Creativity people have the attributes of being able to host opposites and use them wisely. Mihaly Csikszentmihalyi’s Creativity: Flow and the Psychology of Discovery and Invention beautifully illustrates this concept. A creative individual is more likely to be both aggressive and cooperative, either at the same time or at different times, depending on the situation. Highly creative people tend to be more likely to have opposing sets of character pairings – and that they’re more extreme.
Do creative people may act stupidly sometimes? I believe so as expressed in my presentation “Stupidity Spawns Creativity”. Stupidity may relax the mind and awaken the child within us. Creativity is making two opposites have mutualism between them and turning a communalism or parasitism into a mutualism one.
Inducing Opposites for Purpose
In her post, Sara wrote “From Ali Anani’s provocative post on … When we wish to mix with people very similar to us we run into the risk of staying …
I am writing from home because I am not feeling well, yet I can’t resist the drive to write this post. The outstanding post of Sara Jacobovici of yesterday titled “Human Paradox #2: Being Independently Dependent” exited me to the extent I find myself writing. In her post, Sara wrote, “From Ali Anani’s provocative post on negativity and positivity, and the dynamic discussion of opposites that ensued, this series titled Human Paradox emerged”. The exchange of ideas with Sara is developing into a game by throwing an “idea ball” at her and she responds by returning another “idea ball” at me.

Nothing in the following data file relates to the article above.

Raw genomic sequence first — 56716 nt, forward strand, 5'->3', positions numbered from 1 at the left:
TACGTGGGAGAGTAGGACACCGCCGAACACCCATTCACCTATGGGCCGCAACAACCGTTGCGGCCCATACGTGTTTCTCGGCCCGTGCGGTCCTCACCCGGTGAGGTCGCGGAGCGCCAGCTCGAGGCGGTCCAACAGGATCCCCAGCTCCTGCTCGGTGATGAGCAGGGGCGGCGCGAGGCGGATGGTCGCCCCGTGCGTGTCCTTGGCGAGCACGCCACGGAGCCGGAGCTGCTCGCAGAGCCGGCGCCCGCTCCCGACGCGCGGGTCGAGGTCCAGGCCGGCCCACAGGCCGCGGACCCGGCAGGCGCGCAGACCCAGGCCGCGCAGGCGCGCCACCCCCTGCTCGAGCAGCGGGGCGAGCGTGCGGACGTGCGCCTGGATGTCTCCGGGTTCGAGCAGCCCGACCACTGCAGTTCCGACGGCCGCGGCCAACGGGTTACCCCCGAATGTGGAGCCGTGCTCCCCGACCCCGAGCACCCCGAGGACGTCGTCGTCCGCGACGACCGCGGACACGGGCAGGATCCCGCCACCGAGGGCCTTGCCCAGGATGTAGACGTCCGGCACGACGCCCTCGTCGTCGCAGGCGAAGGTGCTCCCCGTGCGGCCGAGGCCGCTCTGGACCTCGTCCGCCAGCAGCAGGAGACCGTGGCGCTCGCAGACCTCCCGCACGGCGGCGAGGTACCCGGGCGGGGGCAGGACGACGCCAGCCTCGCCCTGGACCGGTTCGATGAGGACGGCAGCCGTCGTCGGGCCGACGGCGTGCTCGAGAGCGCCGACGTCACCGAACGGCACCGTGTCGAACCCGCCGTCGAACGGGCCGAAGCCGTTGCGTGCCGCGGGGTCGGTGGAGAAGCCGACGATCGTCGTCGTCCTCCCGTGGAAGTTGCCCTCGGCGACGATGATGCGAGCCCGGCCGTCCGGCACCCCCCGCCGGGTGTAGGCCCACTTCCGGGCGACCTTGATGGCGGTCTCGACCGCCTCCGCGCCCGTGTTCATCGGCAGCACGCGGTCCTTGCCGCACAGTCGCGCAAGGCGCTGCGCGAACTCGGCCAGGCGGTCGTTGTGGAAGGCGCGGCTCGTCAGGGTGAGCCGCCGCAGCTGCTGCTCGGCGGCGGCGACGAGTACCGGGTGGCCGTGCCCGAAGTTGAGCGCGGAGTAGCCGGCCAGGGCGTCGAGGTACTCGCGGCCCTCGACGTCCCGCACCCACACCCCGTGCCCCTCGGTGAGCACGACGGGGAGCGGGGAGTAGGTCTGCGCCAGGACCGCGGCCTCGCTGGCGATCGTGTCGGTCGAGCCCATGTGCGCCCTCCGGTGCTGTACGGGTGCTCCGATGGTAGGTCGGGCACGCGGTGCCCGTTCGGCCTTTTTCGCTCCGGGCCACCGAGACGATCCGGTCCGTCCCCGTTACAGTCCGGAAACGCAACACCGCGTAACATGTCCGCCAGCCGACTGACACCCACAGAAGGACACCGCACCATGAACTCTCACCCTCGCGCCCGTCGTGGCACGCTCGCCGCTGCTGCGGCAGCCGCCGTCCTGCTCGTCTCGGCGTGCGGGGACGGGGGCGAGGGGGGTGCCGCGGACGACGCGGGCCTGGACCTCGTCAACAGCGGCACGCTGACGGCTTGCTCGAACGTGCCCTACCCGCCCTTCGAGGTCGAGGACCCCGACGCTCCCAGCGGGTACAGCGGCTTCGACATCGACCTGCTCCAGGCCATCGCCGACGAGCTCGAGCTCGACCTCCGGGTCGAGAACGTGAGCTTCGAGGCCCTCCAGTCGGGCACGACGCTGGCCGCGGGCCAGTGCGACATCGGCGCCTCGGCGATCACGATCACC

Dealing with opposites is tricky, but is an extremely enjoyable game. Building a strategy to invest in differences is possible, even though it requires advanced creative thinking. Let me start with a real story from which we may deduce a possible strategy.
My neighbor had two kids with opposite characters. One kid was nice and quiet; the other one was a trouble maker and rough. My neighbor lived on renting a few flats in which he collected monthly rents. As expected, some of the tenants procrastinated in paying the rent on time. My neighbor used to send first his “polite” kid to them to remind them of the due rent. Some tenants responded and the rest didn’t. So, the next time my neighbor sent his rough kid to those tenants who didn’t pay the rent. The kid was so aggressive that most of them paid the rent to him to avoid his harsh words and possible wicked actions.
The previous story shows how we may build a strategy to use opposite characters to our advantage by applying one opposite at a time. The strategy would follow the steps shown in the graph below: